“Oh, aye,” Parry confirmed.

  “What other lands were assigned to her?” the Admiral wanted to know.

  Parry briefly listed them.

  “Has King Edward confirmed her title to them?” his host persisted.

  “Not as yet,” Parry answered, wondering what all this was leading to.

  “Well, a word of advice,” said the Admiral confidentially. “Her Grace might also ask the Duchess of Somerset to assist her in exchanging those lands for estates in the West Country, near to my castle of Sudeley. I myself will put in a good word on her behalf. Now how many servants does she have?”

  This was beginning to feel like an interrogation, Parry felt, doing a quick reckoning in his head.

  “Ten,” he said.

  “And how much does she spend on household expenses?”

  “Her Grace is careful with money, my lord. I myself keep her accounts.” He mentioned a few figures.

  “Ah, I think I can improve on those,” said the Admiral confidently. “I make various economies in my own household, and I should be happy to pass on the benefit of my experience, if it would help.”

  “I am flattered that your lordship should condescend to assist me,” Parry said sincerely.

  “Perhaps I should say that I am thinking ahead to a time when our two households may become one,” divulged the Admiral with a wink. Immediately, Parry understood and approved. To his mind, his young lady could not do better than match herself with the Admiral, a true gentleman to be sure, whatever people might say about him.

  As Parry’s horse trotted toward the gatehouse archway at Hatfield, he espied the Lady Elizabeth, wrapped in a fur-lined cloak, walking through the park with her dogs.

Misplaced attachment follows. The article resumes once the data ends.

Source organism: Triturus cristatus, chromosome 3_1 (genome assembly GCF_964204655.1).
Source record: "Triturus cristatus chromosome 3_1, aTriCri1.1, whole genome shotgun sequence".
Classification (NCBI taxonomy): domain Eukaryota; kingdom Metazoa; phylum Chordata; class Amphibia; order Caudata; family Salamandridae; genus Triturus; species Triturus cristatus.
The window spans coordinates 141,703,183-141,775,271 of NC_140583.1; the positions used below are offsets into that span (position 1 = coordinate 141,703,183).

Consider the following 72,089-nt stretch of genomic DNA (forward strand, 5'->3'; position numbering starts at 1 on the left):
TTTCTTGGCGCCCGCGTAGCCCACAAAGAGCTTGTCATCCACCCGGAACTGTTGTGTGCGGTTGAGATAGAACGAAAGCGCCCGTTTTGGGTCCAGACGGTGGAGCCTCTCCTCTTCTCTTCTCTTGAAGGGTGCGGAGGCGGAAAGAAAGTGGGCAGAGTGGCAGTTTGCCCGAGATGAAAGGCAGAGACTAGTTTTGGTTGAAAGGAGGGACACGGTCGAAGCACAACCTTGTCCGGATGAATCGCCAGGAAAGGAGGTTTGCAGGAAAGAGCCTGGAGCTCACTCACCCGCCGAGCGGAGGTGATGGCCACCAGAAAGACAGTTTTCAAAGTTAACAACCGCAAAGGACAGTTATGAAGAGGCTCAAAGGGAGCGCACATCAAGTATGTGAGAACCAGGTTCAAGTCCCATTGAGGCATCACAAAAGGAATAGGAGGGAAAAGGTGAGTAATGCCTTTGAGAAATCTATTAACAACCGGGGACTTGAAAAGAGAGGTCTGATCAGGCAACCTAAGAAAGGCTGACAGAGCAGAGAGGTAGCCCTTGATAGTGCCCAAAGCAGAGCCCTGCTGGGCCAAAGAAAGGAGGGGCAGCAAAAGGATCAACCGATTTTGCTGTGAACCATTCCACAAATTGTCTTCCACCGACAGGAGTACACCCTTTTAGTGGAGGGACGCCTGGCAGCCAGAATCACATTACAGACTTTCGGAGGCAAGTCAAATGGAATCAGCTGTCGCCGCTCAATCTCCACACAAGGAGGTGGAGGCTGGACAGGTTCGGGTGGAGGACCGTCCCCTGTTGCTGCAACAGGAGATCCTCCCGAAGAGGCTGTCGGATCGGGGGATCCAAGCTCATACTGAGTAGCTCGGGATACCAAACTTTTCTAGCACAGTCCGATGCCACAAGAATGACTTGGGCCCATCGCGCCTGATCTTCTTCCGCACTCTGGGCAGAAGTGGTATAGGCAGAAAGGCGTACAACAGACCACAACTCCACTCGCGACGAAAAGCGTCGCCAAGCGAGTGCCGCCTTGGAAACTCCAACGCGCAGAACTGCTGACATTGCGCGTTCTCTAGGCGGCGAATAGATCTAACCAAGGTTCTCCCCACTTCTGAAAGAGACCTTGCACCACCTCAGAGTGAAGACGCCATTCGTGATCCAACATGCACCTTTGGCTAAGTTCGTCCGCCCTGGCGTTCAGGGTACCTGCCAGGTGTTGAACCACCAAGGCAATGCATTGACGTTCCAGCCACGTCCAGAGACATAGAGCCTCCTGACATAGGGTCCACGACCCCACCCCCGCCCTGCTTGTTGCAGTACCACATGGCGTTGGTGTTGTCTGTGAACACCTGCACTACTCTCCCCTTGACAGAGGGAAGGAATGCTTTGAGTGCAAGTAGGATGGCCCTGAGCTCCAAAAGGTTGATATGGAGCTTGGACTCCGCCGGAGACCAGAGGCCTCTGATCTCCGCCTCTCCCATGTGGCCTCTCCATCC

“My lady!” he cried, pulling up and dismounting. Elizabeth waved and quickened her pace toward him, the dogs yapping about her skirts.

  “Well met, Master Parry! Did you see my Lord Admiral?” she called.

  “Aye, and he has been most accommodating. He says that Seymour House is at your disposal whenever you need it.”

  “That is uncommonly kind of him!” Elizabeth cried, clapping her hands. Her cheeks were flushed, and not just with cold or exertion. “I will write to thank him.”

  “His lordship spoke of more than lodgings,” Parry said.

  Elizabeth stared at him, a little breathless.

  “He did?” she asked.

  “He asked about your estates and your expenditure—I will explain all later. But he said this was against a time when your two households would be one. Do you take his meaning, madam?”

  “I know that the Admiral wants to marry me,” she said, happy to confide in Parry, whose loyalty and devotion were unquestionable.

  “In truth, my lady, you could not have a better offer,” the Welshman assured her. “He is a most kind and thoughtful gentleman, and has your true interests at heart. In my humble opinion, this would be a good marriage for you, if the council is agreeable, of course.”

  Elizabeth’s manner changed subtly.

  “If the council is agreeable,” she said coolly. “When that comes to pass, I will do as God shall put into my mind.”